As a music historian who has always worked in many disciplines and creative practices I was drawn to the college fellows program as a way to engage first year students in the challenge and pleasure of playing with ideas. I’m fascinated by the idea of sound as fundamental to the ways we move through the world and deeply committed to the idea that learning about sound is not for musicians only.
My class engages aesthetics through the concept of noise. We will use the idea of noise to ask questions about aesthetics and difference. We will think about the ways that our positions as listeners effect our ability to move through the world. We will listen to noise as it relates to power, economics, the environment, love, the body, race, gender, and class. in our own city. The class will include a playlist of aural encounters including music, readings from a variety of fields, and hands on noise making activities.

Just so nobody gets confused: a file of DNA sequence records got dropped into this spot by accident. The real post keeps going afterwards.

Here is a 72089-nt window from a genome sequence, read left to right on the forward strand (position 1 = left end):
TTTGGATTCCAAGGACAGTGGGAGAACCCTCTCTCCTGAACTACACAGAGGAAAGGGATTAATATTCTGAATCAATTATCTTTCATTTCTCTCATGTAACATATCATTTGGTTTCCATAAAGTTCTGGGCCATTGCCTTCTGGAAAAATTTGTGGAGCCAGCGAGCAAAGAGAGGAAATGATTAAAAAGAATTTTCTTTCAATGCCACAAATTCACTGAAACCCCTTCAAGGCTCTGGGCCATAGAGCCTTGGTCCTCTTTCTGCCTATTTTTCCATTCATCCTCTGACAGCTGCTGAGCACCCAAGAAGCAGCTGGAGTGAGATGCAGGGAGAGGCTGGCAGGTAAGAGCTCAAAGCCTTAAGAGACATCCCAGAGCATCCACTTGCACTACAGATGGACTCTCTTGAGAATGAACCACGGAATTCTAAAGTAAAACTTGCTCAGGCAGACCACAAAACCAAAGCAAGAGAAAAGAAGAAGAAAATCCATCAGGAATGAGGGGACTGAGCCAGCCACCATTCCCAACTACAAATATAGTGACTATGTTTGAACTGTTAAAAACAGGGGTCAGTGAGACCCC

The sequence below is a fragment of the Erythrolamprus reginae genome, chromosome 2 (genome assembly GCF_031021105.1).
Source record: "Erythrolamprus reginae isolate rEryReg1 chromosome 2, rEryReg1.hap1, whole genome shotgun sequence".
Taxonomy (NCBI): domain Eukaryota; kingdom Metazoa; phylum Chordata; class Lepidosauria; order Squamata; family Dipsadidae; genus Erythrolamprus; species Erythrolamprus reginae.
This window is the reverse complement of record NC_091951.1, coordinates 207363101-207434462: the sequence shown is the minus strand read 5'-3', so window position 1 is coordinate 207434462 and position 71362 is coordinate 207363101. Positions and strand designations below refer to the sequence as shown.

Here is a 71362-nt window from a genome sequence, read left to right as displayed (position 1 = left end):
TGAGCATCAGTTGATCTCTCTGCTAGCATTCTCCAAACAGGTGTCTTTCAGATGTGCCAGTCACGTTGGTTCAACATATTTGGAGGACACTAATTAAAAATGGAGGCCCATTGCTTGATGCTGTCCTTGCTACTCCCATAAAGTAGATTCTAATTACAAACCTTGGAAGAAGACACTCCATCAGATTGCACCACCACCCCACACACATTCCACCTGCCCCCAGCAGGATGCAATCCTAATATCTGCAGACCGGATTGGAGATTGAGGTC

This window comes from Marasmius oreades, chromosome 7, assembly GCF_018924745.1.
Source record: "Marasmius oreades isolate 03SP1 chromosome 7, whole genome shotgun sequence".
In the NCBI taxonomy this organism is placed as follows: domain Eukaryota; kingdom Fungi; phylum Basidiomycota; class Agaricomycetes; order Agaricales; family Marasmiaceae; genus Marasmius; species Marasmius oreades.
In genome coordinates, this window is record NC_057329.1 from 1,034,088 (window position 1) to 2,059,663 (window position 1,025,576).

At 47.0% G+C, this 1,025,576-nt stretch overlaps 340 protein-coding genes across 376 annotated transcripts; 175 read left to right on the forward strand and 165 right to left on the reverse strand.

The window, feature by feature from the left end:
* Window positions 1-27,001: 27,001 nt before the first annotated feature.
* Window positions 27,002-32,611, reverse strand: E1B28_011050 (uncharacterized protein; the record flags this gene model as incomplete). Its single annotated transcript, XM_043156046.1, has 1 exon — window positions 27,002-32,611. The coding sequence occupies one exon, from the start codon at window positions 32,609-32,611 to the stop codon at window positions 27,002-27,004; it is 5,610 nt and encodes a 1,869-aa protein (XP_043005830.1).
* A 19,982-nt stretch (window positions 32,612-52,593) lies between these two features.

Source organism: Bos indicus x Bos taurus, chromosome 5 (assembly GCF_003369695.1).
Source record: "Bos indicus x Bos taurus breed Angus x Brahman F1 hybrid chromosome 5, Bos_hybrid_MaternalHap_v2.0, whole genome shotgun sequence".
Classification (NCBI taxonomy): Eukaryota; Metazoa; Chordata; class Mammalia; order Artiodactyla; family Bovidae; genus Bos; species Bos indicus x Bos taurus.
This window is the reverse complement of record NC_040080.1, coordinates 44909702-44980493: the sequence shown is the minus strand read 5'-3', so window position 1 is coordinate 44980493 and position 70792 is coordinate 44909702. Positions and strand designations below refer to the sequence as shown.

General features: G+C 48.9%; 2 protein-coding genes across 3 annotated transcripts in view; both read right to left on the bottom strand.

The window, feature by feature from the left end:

At the University of Virginia, I have taught a variety of classes in the music department where I am a Professor. I have also enjoyed teaching classes cross listed with Women and Gender Studies and a Pavillian Seminar. I founded the Arts Mentors program; a program that pairs UVa Students with underresrouced children for a variety of Arts Experiences. The program is now housed at Madison House. I play rock, jazz, and classical viola and occasionally write for news outlets, including the Washington Post and Slate.
My first book, Monteverdi's Unruly Women as about the intersection of gender, desire, and sound at the end of the Italian Renaissance. I am finishing a book now called Voice Machines: The Castrato, The Cat Piano and Other Strange Sounds that listens to early modern cyborgs. My next project is called Jefferson’s Ear and it focuses on sound, music, and race in two locations: Monticello and New Orleans.